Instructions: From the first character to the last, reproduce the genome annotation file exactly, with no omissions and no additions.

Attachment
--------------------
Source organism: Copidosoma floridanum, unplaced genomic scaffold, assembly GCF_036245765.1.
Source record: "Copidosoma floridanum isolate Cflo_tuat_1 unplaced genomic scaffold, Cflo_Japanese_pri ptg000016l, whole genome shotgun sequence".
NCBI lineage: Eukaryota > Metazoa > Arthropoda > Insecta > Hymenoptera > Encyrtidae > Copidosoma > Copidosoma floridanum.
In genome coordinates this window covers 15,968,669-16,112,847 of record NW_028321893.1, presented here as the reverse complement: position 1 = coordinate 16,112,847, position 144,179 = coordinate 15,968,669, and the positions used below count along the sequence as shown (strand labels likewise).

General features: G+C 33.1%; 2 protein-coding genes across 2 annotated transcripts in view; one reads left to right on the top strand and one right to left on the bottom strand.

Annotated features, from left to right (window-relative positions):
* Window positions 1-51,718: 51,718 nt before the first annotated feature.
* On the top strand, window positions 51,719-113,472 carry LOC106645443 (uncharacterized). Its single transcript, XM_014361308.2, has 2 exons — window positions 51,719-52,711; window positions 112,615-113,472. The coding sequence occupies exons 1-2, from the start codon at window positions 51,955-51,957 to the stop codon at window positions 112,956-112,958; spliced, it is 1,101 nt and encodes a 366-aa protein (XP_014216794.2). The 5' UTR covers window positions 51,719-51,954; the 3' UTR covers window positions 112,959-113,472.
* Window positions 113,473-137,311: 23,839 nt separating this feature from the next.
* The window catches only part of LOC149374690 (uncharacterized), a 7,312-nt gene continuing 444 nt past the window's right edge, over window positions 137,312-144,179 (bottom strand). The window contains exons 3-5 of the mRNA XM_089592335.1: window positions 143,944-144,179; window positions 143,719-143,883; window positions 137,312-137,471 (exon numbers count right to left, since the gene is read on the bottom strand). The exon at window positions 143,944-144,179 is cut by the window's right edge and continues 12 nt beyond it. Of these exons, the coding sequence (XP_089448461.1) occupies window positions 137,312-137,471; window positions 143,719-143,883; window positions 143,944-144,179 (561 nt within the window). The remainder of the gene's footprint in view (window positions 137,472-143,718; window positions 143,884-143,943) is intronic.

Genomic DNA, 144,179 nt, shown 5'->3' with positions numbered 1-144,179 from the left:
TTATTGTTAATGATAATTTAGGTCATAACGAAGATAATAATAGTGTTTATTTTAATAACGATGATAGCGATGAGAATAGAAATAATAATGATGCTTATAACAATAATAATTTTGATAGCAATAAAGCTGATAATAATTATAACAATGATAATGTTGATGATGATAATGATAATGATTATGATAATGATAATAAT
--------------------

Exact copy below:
Source organism: Copidosoma floridanum, unplaced genomic scaffold, assembly GCF_036245765.1.
Source record: "Copidosoma floridanum isolate Cflo_tuat_1 unplaced genomic scaffold, Cflo_Japanese_pri ptg000016l, whole genome shotgun sequence".
NCBI lineage: Eukaryota > Metazoa > Arthropoda > Insecta > Hymenoptera > Encyrtidae > Copidosoma > Copidosoma floridanum.
In genome coordinates this window covers 15,968,669-16,112,847 of record NW_028321893.1, presented here as the reverse complement: position 1 = coordinate 16,112,847, position 144,179 = coordinate 15,968,669, and the positions used below count along the sequence as shown (strand labels likewise).

General features: G+C 33.1%; 2 protein-coding genes across 2 annotated transcripts in view; one reads left to right on the top strand and one right to left on the bottom strand.

Annotated features, from left to right (window-relative positions):
* Window positions 1-51,718: 51,718 nt before the first annotated feature.
* On the top strand, window positions 51,719-113,472 carry LOC106645443 (uncharacterized). Its single transcript, XM_014361308.2, has 2 exons — window positions 51,719-52,711; window positions 112,615-113,472. The coding sequence occupies exons 1-2, from the start codon at window positions 51,955-51,957 to the stop codon at window positions 112,956-112,958; spliced, it is 1,101 nt and encodes a 366-aa protein (XP_014216794.2). The 5' UTR covers window positions 51,719-51,954; the 3' UTR covers window positions 112,959-113,472.
* Window positions 113,473-137,311: 23,839 nt separating this feature from the next.
* The window catches only part of LOC149374690 (uncharacterized), a 7,312-nt gene continuing 444 nt past the window's right edge, over window positions 137,312-144,179 (bottom strand). The window contains exons 3-5 of the mRNA XM_089592335.1: window positions 143,944-144,179; window positions 143,719-143,883; window positions 137,312-137,471 (exon numbers count right to left, since the gene is read on the bottom strand). The exon at window positions 143,944-144,179 is cut by the window's right edge and continues 12 nt beyond it. Of these exons, the coding sequence (XP_089448461.1) occupies window positions 137,312-137,471; window positions 143,719-143,883; window positions 143,944-144,179 (561 nt within the window). The remainder of the gene's footprint in view (window positions 137,472-143,718; window positions 143,884-143,943) is intronic.

Genomic DNA, 144,179 nt, shown 5'->3' with positions numbered 1-144,179 from the left:
TTATTGTTAATGATAATTTAGGTCATAACGAAGATAATAATAGTGTTTATTTTAATAACGATGATAGCGATGAGAATAGAAATAATAATGATGCTTATAACAATAATAATTTTGATAGCAATAAAGCTGATAATAATTATAACAATGATAATGTTGATGATGATAATGATAATGATTATGATAATGATAATAAT